Stock market gains despite banking panic. Why the storm will continue.

For the stock market, the forecast is storms with a chance of crisis.

Stocks have been alternating strong rallies and sharp declines over the past week amid a series of bank blowouts and attempts to prop up the financial system. Movements in the bond market and interest rate futures were even more extreme.

The volatile trading reflects a crisis of confidence among investors – both about the ability of troubled lenders to withstand customer deposit outflows and about the outlook for the stock market and economy. Strangely, however, the

S&P 500 index

ended the week up 1.4%, while the

Nasdaq composite

were up 4.4% as stocks like Apple (ticker: AAPL) and Microsoft (MSFT) benefited from a flight to safety and falling bond yields boosted growth stocks. Only the

Dow Jones Industrial Average,

which fell 0.15% ended the week lower. It was the first week the Nasdaq rose at least 4% and the Dow fell since 2001.

While not reflected in the main indices, the lingering concern that the intervention of financial regulators on both sides of the Atlantic – and even the banks themselves, after a consortium of financial institutions acted to support First Republic Bank (FRC) – is only a game of Whac-A-Mole, reactive one-off solutions when individual problems arise. There’s still a sense that something is still breaking – and that it might not be so quick and easy to fix.

The turmoil is a result of the transition from the previous era of floor rates and subdued volatility to a higher and more volatile environment. For much of the past decade, long-term, low-yield investments have been in vogue, as long as they offer higher returns than short-term alternatives. But these “carry trades” — the term for borrowing at one short rate to lend at a higher, longer rate — are much harder to sell now that federal funds rates have risen to nearly 5%.

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“We think there will be a lot of carry trades under pressure and it won’t be possible to backstop them all,” JP Morgan’s Marko Kolanovic wrote last week. He points to commercial real estate – under fundamental pressure from e-commerce and work-from-home services – as an example of an attractive investment in a zero-rate world whose problems become apparent as rates rise. Cheap financing has also been a huge tailwind for private equity and venture capital business models, which may also come under pressure. Even credit card and auto loans haven’t fully adapted to a world of higher rates, and lenders there can be vulnerable.

“As the economy slows and borrowing costs rise, all of these implied or explicit carry trades are pressured to unwind, leading to the end of the cycle,” Kolanovic wrote.

And that relaxation can be messy for the financial markets. The

Cboe volatility index,

or VIX, jumped to nearly 30 points last week after hovering around 20 for most of the previous three months. The sudden peak has the

Cboe VVIX index

– yes, there is an index of volatility volatility – to levels not seen in a year, after falling to its lowest value in more than seven years in early March. It’s enough to give any investor whiplash, especially since the risks are so hard to quantify and can go in any direction.

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“For much of last year, volatility was high, but the risks were somewhat ‘known’ (mainly inflation and recession),” wrote Christopher Jacobson, a strategist at Susquehanna International Group. “Now the introduction of the banking crisis has created a new unknown, which could eventually lead to a stronger increase in volatility (if worse than expected) or a quick recovery (if fears prove unfounded).”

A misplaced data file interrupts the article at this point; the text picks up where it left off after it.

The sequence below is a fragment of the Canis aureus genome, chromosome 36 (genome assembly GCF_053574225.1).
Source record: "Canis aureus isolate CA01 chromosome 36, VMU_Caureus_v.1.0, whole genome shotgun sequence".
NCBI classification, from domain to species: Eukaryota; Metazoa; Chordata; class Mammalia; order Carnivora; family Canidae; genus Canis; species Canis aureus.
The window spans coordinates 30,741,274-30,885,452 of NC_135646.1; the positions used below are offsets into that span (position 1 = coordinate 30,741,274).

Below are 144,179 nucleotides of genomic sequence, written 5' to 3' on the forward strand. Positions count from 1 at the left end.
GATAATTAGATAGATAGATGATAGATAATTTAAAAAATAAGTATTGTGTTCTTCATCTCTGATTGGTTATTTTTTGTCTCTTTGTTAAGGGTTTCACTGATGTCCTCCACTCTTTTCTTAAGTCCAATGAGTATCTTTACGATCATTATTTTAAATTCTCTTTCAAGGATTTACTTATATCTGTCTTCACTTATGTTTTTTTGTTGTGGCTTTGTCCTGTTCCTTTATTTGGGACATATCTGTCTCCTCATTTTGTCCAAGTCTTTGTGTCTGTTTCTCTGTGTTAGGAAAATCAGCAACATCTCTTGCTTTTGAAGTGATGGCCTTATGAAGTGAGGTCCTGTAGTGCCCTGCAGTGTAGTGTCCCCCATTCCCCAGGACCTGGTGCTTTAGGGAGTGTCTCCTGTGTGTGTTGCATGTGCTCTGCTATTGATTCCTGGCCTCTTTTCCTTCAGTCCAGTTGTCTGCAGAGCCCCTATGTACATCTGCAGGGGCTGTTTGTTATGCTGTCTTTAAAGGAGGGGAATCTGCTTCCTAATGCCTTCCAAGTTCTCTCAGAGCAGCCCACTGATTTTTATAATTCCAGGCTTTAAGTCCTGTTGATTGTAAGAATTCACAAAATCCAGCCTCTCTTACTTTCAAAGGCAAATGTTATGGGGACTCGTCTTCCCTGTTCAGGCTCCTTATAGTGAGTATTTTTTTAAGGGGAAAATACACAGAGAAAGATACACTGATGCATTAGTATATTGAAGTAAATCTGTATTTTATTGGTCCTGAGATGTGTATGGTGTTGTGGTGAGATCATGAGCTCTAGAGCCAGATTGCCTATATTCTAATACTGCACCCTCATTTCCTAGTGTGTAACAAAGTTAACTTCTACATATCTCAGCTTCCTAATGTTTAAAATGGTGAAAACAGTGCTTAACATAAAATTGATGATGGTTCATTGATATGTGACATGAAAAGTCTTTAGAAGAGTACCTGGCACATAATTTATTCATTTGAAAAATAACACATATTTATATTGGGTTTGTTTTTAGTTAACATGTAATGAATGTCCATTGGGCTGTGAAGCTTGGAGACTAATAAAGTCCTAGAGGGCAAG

The bond market has been even more volatile. The


– a VIX for bonds – peaked last week to its second-highest value on record behind only 2008, after doubling from its February low. That is a reflection of the movements in government bond yields, considered the safest and most stable assets, which have been dramatic. The yield on the two-year US Treasury has fallen 1.2 percentage points to 3.85% since March 8, when it was above 5%. That portion of the trade included the largest one-day fall in two-year interest rates since 1982.

The volatility of returns is a symptom of traders trying to obstruct the path of central bank monetary policy from here, something that seems like an impossible task. Just over a week ago, fed-funds rate futures pricing implied an 85% probability that benchmark interest rates would end somewhere between 5.25% and 6% in 2023, versus the current target range of 4.5% to 4.75 %. Today, the odds imply a year-end fed-funds rate between 2.75% and 3.25%. Expectations have quickly shifted to a lower and approaching peak and more cuts in the second half of the year.

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As for the Federal Open Market Committee’s decision next Wednesday, the biggest odds implied by the futures markets tend to be up 0.25 percentage points, with about a one-third chance of no change. Before the crisis of confidence, the debate was about whether to raise the FOMC by a quarter or a half point.

The latest inflation and other economic data argue for an increase, while the bank blowouts suggest a pause may be wise. What officials ultimately decide to do will depend on what happens between now and then. “If tensions continue, more banking issues come into view, etc., they are off,” wrote RBC Capital Markets Chief US Economist Tom Porcelli. “When things settle down a bit, they go away. That’s the decision tree for the Fed. In many ways it will be a match decision for them.”

Expect the market storm to continue.

Write to Nicholas Jasinski at

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